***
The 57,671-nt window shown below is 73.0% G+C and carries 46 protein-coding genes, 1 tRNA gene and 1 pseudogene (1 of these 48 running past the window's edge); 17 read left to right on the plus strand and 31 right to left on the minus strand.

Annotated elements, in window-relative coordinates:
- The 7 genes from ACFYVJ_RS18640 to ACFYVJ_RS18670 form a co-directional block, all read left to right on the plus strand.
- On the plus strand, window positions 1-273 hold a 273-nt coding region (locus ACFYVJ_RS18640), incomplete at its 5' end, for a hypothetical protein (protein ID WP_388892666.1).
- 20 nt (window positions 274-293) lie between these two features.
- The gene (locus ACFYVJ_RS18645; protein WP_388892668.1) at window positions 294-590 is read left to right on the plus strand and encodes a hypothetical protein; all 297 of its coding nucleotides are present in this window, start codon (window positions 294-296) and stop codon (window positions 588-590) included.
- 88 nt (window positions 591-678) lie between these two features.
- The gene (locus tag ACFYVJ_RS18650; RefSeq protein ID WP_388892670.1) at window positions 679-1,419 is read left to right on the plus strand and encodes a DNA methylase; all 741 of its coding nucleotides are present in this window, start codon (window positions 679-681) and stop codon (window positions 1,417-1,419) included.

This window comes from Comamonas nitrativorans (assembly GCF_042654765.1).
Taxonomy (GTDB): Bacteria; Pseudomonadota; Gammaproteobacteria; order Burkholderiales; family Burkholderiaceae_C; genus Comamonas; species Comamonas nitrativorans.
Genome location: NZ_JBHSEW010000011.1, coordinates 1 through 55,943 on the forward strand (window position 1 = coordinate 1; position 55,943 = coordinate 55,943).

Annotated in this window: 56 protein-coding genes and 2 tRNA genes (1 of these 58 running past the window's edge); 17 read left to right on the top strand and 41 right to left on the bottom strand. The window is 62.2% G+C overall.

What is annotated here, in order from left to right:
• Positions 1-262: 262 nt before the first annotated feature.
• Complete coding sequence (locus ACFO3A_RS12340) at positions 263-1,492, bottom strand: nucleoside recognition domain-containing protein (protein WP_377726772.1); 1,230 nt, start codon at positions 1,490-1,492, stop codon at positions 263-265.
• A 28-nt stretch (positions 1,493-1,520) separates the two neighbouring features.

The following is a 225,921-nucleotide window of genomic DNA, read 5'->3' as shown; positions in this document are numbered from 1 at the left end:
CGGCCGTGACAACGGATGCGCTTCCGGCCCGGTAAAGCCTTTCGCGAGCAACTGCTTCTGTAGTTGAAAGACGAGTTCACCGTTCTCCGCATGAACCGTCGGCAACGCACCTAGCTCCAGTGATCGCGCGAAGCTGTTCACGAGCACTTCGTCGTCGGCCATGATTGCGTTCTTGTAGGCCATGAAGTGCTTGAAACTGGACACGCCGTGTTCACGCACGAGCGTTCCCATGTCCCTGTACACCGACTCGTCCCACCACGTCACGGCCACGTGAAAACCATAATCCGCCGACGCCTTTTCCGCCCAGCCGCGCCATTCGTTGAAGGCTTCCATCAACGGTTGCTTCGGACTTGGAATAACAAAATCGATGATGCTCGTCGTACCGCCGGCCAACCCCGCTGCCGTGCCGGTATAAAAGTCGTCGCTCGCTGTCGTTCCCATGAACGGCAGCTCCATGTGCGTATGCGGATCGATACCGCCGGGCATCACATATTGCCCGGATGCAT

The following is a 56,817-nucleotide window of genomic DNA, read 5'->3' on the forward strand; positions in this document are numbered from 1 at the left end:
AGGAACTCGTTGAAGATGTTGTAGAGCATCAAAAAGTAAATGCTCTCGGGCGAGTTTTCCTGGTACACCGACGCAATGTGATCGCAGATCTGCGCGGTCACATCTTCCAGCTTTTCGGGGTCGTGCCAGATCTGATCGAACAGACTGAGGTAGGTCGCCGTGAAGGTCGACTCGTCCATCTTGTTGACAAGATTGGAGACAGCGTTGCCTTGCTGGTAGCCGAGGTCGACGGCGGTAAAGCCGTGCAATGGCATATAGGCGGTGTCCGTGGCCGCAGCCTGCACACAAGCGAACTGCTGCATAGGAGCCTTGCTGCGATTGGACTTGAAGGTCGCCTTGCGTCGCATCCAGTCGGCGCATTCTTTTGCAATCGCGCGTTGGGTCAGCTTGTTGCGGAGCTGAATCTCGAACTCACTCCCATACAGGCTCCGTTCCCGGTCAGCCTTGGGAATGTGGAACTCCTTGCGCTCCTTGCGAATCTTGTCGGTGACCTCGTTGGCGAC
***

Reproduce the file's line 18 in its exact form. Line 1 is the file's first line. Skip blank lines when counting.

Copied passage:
CGGCCGTGACAACGGATGCGCTTCCGGCCCGGTAAAGCCTTTCGCGAGCAACTGCTTCTGTAGTTGAAAGACGAGTTCACCGTTCTCCGCATGAACCGTCGGCAACGCACCTAGCTCCAGTGATCGCGCGAAGCTGTTCACGAGCACTTCGTCGTCGGCCATGATTGCGTTCTTGTAGGCCATGAAGTGCTTGAAACTGGACACGCCGTGTTCACGCACGAGCGTTCCCATGTCCCTGTACACCGACTCGTCCCACCACGTCACGGCCACGTGAAAACCATAATCCGCCGACGCCTTTTCCGCCCAGCCGCGCCATTCGTTGAAGGCTTCCATCAACGGTTGCTTCGGACTTGGAATAACAAAATCGATGATGCTCGTCGTACCGCCGGCCAACCCCGCTGCCGTGCCGGTATAAAAGTCGTCGCTCGCTGTCGTTCCCATGAACGGCAGCTCCATGTGCGTATGCGGATCGATACCGCCGGGCATCACATATTGCCCGGATGCAT